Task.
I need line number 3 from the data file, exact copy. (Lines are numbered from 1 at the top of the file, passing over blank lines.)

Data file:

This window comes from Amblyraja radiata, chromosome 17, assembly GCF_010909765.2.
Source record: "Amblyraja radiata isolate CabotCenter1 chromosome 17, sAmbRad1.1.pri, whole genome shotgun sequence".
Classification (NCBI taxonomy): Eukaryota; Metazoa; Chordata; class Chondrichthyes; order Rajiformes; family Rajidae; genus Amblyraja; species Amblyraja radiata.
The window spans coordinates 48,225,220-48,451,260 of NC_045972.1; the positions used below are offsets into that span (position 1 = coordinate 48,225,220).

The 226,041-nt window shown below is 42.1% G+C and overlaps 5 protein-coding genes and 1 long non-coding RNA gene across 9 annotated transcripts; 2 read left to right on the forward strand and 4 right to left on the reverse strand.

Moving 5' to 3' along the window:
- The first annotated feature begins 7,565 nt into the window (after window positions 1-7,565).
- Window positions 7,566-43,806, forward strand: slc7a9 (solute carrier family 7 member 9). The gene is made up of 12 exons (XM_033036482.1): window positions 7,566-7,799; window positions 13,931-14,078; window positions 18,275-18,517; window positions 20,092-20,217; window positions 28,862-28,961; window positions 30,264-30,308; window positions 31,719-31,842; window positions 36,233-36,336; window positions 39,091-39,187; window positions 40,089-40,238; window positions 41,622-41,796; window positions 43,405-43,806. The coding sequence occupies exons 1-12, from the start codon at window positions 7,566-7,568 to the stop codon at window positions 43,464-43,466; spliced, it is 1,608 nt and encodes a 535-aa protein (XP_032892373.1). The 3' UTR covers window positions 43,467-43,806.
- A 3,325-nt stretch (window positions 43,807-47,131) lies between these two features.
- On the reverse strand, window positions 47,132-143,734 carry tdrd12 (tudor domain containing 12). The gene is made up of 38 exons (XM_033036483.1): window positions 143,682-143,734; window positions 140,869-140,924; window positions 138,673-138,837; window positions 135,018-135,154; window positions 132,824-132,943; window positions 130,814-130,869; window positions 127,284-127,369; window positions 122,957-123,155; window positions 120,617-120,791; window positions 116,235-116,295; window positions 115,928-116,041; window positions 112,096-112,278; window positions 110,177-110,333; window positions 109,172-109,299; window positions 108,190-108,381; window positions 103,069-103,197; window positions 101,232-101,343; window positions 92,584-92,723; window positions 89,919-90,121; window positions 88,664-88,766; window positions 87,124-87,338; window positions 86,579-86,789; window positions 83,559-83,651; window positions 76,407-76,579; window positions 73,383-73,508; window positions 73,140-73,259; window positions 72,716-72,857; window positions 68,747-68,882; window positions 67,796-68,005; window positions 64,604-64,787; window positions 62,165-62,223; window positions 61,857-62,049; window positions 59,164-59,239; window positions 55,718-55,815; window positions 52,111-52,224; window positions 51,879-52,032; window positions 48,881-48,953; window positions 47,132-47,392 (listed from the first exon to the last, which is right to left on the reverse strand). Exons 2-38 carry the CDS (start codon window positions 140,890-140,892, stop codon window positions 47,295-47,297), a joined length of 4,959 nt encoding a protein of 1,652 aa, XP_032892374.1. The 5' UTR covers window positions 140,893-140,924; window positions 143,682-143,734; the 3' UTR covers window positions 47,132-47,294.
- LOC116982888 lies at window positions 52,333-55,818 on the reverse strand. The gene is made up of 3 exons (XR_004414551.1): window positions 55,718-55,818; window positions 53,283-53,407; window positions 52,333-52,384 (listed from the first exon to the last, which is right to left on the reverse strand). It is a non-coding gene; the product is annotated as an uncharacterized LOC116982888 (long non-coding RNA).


Classification (NCBI taxonomy): Eukaryota; Metazoa; Chordata; class Chondrichthyes; order Rajiformes; family Rajidae; genus Amblyraja; species Amblyraja radiata.